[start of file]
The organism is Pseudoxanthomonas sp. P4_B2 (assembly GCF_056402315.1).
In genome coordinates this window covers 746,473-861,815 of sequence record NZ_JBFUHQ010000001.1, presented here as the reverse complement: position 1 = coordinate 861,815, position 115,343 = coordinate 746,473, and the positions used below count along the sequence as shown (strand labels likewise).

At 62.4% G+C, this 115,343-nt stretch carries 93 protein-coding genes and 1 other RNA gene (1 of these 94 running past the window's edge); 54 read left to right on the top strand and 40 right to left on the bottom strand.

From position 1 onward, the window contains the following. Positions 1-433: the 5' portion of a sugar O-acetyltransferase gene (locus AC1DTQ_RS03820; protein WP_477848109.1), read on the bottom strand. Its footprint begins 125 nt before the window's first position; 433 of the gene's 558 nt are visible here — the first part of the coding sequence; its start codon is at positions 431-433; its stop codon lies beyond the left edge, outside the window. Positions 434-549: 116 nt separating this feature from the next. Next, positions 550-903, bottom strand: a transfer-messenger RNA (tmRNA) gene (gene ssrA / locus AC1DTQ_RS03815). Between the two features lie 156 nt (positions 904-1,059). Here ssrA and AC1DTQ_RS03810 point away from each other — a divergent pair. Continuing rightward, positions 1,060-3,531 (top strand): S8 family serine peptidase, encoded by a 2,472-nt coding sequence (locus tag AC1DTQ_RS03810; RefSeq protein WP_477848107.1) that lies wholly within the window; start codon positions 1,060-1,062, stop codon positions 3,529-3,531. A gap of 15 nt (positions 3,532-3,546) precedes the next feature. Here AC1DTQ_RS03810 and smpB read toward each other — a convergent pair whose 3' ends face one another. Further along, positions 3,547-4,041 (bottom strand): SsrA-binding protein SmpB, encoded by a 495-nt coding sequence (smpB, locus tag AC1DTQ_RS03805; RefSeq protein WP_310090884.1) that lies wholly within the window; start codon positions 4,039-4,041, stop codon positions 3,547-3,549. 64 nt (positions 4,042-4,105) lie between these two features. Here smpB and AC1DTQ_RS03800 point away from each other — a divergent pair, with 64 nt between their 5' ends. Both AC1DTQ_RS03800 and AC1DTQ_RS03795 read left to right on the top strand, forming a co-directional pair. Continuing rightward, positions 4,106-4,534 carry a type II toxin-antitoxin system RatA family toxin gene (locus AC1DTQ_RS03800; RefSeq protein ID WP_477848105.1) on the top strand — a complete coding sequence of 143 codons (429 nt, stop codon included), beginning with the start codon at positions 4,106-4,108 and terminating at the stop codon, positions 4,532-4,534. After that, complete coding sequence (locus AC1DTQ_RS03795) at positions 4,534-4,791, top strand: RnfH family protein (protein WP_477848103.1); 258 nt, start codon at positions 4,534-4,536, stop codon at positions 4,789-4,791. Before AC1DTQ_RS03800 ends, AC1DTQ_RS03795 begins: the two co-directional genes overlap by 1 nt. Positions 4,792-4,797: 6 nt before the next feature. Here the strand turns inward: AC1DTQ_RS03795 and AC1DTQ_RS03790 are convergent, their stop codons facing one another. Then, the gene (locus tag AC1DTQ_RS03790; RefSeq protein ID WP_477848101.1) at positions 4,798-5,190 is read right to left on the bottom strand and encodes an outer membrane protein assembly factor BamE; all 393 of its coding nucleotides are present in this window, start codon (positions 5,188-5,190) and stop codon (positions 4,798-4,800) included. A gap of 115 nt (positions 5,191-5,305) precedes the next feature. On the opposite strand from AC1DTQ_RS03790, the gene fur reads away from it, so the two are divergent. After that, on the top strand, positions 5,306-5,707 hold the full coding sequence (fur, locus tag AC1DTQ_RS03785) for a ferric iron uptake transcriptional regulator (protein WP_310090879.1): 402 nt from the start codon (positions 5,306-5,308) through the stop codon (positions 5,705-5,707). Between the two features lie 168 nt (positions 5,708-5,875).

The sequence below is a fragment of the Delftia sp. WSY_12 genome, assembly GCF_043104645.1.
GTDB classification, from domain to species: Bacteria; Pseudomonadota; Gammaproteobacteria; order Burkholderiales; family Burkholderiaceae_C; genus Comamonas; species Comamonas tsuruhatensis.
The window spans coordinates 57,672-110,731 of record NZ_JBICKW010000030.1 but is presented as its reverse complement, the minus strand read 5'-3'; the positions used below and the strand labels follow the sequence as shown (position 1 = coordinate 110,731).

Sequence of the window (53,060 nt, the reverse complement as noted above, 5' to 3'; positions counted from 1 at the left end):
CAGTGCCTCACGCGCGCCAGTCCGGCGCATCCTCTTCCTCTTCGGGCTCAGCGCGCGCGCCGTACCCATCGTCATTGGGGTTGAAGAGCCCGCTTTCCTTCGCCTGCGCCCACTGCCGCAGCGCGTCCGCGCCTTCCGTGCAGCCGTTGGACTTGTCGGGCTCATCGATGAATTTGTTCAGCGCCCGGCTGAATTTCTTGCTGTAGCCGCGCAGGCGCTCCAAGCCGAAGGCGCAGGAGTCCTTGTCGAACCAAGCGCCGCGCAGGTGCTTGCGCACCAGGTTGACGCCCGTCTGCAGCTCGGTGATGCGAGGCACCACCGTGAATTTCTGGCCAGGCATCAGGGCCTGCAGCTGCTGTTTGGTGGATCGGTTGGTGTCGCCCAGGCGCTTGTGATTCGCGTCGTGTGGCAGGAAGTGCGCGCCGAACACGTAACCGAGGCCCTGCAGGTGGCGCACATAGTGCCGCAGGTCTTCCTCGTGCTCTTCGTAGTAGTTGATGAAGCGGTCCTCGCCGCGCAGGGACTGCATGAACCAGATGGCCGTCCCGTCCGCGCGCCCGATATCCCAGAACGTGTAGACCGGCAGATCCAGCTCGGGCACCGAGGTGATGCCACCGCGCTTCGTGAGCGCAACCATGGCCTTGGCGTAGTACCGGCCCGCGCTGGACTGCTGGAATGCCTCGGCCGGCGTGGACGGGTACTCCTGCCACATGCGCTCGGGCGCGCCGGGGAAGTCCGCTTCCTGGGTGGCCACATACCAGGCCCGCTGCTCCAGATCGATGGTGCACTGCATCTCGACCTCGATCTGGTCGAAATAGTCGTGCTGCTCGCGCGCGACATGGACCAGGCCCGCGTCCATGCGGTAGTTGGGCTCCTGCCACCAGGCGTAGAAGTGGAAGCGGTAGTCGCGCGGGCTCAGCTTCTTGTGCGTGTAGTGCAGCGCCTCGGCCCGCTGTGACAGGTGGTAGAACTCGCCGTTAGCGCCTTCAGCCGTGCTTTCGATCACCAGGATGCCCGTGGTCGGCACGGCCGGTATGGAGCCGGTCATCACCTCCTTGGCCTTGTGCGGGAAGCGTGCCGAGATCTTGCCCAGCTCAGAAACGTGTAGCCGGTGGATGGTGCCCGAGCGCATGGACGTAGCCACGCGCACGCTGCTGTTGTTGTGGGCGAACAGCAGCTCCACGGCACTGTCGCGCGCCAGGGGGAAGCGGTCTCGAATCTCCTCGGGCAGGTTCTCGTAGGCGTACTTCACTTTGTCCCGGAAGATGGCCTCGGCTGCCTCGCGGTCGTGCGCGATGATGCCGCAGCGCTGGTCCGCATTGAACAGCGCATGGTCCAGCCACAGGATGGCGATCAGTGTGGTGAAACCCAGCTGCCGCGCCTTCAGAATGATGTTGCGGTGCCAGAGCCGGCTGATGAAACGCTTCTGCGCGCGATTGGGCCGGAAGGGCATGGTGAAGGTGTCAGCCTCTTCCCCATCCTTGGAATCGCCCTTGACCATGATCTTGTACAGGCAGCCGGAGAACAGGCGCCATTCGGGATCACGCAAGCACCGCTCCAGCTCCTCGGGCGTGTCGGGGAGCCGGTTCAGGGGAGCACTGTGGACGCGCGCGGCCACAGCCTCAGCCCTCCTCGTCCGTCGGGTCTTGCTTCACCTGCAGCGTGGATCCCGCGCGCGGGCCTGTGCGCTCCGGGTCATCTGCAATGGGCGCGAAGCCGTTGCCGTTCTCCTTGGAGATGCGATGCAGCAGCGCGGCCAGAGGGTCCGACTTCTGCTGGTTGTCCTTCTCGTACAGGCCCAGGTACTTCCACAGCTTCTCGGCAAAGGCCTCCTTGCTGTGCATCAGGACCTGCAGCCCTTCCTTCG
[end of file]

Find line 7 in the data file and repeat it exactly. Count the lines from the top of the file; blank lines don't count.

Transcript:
The window spans coordinates 57,672-110,731 of record NZ_JBICKW010000030.1 but is presented as its reverse complement, the minus strand read 5'-3'; the positions used below and the strand labels follow the sequence as shown (position 1 = coordinate 110,731).